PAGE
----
Scientific knowledge is the key to the coming investment revolution.
By Hazel Henderson
Hitting the Books Beyond Business School
Asset managers have long understood basic principles of geology to guide their investments in fossil fuels, reserves and mineral deposits. Similarly, commodity traders have backgrounds in agronomy, weather patterns, hydrology and soil science. As investors moved into forests, livestock, ranchlands and agriculture, they learned about silviculture, biodiversity and ecosystems. Aquaculture investments require understanding water, oceans and changing fish stocks.
The green energy and cleantech investing revolution now scaling worldwide requires asset managers to learn basic principles of physics, thermodynamics, chemistry and more about the principles of life on this planet.
Exit from La-La Land
All these basics of science are still rarely taught in business schools. Finance classes are still largely grounded in obsolete economic theories, narrowly focusing on money and financial risk and often based on mathematical models that failed spectacularly in the crash of 2008.
Yet, these defunct tools are still in use, often amplified by computerized high frequency trading based on algorithms that now comprise up to 70 percent of all trades on public exchanges and electronic platforms. In Flash Boys, Michael Lewis states that Wall Street’s iconic markets are now rigged in this kind of electronic front-running. I have made similar critiques in our Transforming Finance TV series, distributed worldwide at www.films.com.
We at Ethical Markets have also tried to bring investors and markets back from cyberspace and their illusions of abstractions to the real world with our Green Transition Scoreboard® and the Principles of Ethical Biomimicry Finance. Understanding Life’s Principles, which have led to 3.8 billion years of successful innovation, requires another scientific advance for asset managers – beyond current ESG, “green,” “ethical” and “impact” investing.
Mission to Planet Earth
This next expansion of our frameworks and time horizons requires Earth Systems Science, with real-time data from the 120 Earth-orbiting satellites reporting on the actual conditions for our survival going forward. While NASA and other nations’ space programs spend profligately on dreams of sending humans to Mars or capturing asteroids for mining their minerals, NASA’s Earth Science program has a quieter, more realistic purpose.
This “Mission to Planet Earth,” initiated in the 1980s by astronaut Sally Ride, is composed of Earth – observing satellites monitoring conditions and reporting vital real-time information to policy makers, businesses, academic institutions and researchers worldwide. These Earth-observing satellites are overseen by the GEO consortium and made available to decision-makers worldwide.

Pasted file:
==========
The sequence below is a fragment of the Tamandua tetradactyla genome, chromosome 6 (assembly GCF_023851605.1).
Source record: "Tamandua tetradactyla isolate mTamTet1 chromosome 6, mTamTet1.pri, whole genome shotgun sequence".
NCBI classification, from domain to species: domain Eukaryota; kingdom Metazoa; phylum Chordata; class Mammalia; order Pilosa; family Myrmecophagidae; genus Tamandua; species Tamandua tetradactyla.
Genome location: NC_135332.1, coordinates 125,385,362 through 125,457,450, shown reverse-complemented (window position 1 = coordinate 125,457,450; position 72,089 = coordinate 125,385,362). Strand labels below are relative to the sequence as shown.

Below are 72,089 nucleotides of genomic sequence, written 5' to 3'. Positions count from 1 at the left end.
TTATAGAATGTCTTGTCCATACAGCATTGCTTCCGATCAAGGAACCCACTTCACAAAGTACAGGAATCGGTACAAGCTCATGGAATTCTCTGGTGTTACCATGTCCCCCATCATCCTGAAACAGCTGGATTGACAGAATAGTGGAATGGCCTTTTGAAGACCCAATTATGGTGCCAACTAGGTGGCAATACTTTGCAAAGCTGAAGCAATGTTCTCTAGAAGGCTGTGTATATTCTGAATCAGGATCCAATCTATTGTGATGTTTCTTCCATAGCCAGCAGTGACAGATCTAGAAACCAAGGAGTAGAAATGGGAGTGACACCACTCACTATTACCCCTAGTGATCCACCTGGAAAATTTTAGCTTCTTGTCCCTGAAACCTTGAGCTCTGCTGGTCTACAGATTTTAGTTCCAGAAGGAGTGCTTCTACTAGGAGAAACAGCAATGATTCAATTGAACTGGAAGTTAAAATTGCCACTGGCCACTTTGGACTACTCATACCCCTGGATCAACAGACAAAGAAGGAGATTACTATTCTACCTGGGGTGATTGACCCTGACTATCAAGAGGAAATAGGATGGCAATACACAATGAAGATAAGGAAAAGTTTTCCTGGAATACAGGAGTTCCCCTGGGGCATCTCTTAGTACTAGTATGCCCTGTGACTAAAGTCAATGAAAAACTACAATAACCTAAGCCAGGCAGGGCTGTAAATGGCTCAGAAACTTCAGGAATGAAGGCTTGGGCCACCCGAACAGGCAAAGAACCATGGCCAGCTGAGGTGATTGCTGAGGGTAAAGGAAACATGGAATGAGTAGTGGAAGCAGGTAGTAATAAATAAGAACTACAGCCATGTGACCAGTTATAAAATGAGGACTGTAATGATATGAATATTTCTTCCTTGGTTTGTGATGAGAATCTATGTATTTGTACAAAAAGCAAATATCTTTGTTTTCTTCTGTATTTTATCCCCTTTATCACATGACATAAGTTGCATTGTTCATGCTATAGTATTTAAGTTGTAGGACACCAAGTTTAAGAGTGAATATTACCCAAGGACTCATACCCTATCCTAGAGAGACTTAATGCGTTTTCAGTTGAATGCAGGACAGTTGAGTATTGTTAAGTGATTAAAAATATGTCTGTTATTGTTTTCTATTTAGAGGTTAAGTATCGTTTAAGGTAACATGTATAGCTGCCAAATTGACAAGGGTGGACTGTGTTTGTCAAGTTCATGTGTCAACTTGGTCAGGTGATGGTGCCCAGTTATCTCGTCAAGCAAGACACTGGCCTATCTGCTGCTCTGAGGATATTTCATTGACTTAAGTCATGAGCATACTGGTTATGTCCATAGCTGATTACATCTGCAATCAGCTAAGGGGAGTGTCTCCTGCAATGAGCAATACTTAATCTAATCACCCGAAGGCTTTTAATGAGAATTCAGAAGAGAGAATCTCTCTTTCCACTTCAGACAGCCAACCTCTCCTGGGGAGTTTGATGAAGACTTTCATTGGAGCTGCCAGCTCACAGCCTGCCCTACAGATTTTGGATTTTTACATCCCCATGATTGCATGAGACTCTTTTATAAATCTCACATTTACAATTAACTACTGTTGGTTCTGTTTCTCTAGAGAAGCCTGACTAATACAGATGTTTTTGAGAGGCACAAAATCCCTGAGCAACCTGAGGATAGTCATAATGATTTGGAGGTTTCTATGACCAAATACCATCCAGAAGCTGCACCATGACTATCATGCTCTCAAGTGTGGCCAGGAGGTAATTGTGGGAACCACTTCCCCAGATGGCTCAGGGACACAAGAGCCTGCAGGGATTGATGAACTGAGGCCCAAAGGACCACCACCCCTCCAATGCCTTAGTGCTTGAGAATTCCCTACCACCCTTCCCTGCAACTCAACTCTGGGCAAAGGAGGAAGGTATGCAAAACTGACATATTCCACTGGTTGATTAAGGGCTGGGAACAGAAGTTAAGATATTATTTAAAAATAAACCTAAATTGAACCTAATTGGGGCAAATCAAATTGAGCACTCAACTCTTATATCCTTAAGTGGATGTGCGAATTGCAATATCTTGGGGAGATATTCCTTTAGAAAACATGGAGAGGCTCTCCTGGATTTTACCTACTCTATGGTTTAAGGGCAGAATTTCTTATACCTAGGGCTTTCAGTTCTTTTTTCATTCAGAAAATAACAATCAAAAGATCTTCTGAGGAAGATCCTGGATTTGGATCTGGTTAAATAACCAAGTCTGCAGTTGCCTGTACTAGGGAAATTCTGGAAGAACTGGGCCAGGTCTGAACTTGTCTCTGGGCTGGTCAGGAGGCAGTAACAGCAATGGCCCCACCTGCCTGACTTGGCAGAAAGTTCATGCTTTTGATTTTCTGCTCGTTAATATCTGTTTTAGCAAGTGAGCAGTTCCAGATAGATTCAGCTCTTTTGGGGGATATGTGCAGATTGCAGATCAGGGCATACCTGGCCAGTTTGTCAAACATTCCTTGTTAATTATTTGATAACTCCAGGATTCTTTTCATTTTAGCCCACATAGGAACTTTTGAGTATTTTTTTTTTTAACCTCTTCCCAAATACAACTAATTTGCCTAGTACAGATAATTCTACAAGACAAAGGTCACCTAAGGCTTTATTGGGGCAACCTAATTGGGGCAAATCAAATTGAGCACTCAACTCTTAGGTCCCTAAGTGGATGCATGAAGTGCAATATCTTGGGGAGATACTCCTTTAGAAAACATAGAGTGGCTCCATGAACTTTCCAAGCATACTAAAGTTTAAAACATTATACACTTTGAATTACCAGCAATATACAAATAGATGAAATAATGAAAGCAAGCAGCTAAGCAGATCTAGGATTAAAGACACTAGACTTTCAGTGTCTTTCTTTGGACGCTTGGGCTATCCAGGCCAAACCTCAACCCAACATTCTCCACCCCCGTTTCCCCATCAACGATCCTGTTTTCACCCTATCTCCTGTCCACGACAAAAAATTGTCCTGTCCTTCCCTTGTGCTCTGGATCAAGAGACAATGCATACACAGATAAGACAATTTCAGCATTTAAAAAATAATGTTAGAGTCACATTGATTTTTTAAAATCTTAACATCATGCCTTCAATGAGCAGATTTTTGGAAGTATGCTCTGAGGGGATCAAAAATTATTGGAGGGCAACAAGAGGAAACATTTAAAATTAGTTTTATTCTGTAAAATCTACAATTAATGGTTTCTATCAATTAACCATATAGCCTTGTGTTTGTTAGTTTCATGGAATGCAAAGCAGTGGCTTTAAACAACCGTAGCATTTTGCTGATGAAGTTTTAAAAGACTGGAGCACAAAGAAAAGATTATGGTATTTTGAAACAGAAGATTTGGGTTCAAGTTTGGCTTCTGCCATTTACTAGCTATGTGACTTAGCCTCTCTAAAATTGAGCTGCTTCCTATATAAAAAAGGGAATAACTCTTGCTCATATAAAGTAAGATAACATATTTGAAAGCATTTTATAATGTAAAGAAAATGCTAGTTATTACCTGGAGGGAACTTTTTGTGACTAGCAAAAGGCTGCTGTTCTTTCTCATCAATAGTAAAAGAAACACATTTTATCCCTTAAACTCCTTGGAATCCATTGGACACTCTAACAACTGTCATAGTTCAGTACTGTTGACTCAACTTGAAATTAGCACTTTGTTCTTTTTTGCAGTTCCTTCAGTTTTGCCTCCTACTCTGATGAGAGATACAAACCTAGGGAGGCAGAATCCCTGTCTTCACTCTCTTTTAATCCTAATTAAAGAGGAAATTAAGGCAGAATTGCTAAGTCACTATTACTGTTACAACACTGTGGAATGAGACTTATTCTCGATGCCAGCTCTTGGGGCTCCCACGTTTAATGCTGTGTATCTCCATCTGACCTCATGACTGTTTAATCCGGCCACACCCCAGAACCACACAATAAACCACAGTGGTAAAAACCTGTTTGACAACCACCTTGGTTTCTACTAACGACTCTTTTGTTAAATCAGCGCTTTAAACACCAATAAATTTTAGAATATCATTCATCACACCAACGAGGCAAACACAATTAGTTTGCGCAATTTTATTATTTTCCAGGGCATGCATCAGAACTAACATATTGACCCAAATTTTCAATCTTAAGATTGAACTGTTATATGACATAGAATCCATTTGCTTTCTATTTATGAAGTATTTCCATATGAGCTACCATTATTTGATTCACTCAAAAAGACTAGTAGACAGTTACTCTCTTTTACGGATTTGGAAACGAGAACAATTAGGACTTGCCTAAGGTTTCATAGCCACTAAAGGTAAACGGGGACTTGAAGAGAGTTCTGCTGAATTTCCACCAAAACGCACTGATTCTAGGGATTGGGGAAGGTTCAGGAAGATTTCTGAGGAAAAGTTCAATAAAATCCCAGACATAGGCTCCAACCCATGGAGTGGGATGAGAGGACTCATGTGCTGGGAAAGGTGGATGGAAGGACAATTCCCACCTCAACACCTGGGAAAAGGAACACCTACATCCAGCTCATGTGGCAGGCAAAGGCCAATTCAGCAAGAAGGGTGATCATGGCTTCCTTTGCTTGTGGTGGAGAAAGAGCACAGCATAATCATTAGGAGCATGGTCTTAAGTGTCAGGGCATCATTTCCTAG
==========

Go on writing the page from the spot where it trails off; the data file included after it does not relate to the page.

Marrying Finance and Science
Now it is time to crank all this information into finance.
All asset managers and investors need real-time information on how our planet takes the daily flow of photons from our Sun, processing them through the atmosphere, oceans and lands. These photons are the source of all processes and life forms on our planet, together with geothermal energy from the magma at the Earth’s core – fostering the phytoplankton blooms in our oceans that underlie our food chain.
Are asset managers and investors up for this new curriculum?
We think so, since investing is about applying what we know, creating technologies, processes and enterprises to serve our human needs and continue our evolutionary journey into cleaner, greener, knowledge-rich economies now unfolding. This is the new rocket science, looking upward to the Sun for our energy and using our eyes in the sky—rather than digging into the Earth.
MBA in Plant Science
It’s learning from plants, which invented photosynthesis and harvest those free photons in their leaves and produce our food.
It’s learning how 10,000 varieties of salt-loving plants can provide food, fiber and oils, using desert lands and thriving on seawater. It’s learning that 400 other kinds of phytomining plants mine millions of tons of minerals out of soils, drawn up into their stems and leaves. These “phytominers” harvest nickel and other metals while cleaning up polluted land and providing alternatives to wasteful toxic industrial mining.
Investors are learning how to use Earth’s most abundant resources: underutilized plants, desert lands, saltwater and sunlight. And we believe that asset managers and investors are fast learners. They are helping accelerate the global shift from the early fossil-fueled Industrial Era to the next Solar Age.
Hazel Henderson digs deeper into these developments in “Mapping the Global Transition to the Solar Age.”